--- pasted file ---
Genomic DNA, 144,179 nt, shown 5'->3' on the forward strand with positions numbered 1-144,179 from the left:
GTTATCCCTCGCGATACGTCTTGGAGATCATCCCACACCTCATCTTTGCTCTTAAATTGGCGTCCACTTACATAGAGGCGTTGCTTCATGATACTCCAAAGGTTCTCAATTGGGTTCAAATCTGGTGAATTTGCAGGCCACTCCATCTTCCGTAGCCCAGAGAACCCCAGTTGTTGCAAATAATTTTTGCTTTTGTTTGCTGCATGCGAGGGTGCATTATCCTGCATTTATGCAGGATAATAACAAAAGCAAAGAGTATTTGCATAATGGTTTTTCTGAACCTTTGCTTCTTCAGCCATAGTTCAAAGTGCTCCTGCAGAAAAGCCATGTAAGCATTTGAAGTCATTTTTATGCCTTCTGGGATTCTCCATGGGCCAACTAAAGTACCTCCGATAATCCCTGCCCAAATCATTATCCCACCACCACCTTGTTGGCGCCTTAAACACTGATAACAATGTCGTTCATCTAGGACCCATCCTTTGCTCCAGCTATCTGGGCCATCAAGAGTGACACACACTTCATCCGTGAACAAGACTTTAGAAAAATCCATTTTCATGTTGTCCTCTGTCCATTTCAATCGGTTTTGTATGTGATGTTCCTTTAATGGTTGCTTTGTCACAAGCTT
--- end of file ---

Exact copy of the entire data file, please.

Genomic DNA, 144,179 nt, shown 5'->3' on the forward strand with positions numbered 1-144,179 from the left:
GTTATCCCTCGCGATACGTCTTGGAGATCATCCCACACCTCATCTTTGCTCTTAAATTGGCGTCCACTTACATAGAGGCGTTGCTTCATGATACTCCAAAGGTTCTCAATTGGGTTCAAATCTGGTGAATTTGCAGGCCACTCCATCTTCCGTAGCCCAGAGAACCCCAGTTGTTGCAAATAATTTTTGCTTTTGTTTGCTGCATGCGAGGGTGCATTATCCTGCATTTATGCAGGATAATAACAAAAGCAAAGAGTATTTGCATAATGGTTTTTCTGAACCTTTGCTTCTTCAGCCATAGTTCAAAGTGCTCCTGCAGAAAAGCCATGTAAGCATTTGAAGTCATTTTTATGCCTTCTGGGATTCTCCATGGGCCAACTAAAGTACCTCCGATAATCCCTGCCCAAATCATTATCCCACCACCACCTTGTTGGCGCCTTAAACACTGATAACAATGTCGTTCATCTAGGACCCATCCTTTGCTCCAGCTATCTGGGCCATCAAGAGTGACACACACTTCATCCGTGAACAAGACTTTAGAAAAATCCATTTTCATGTTGTCCTCTGTCCATTTCAATCGGTTTTGTATGTGATGTTCCTTTAATGGTTGCTTTGTCACAAGCTT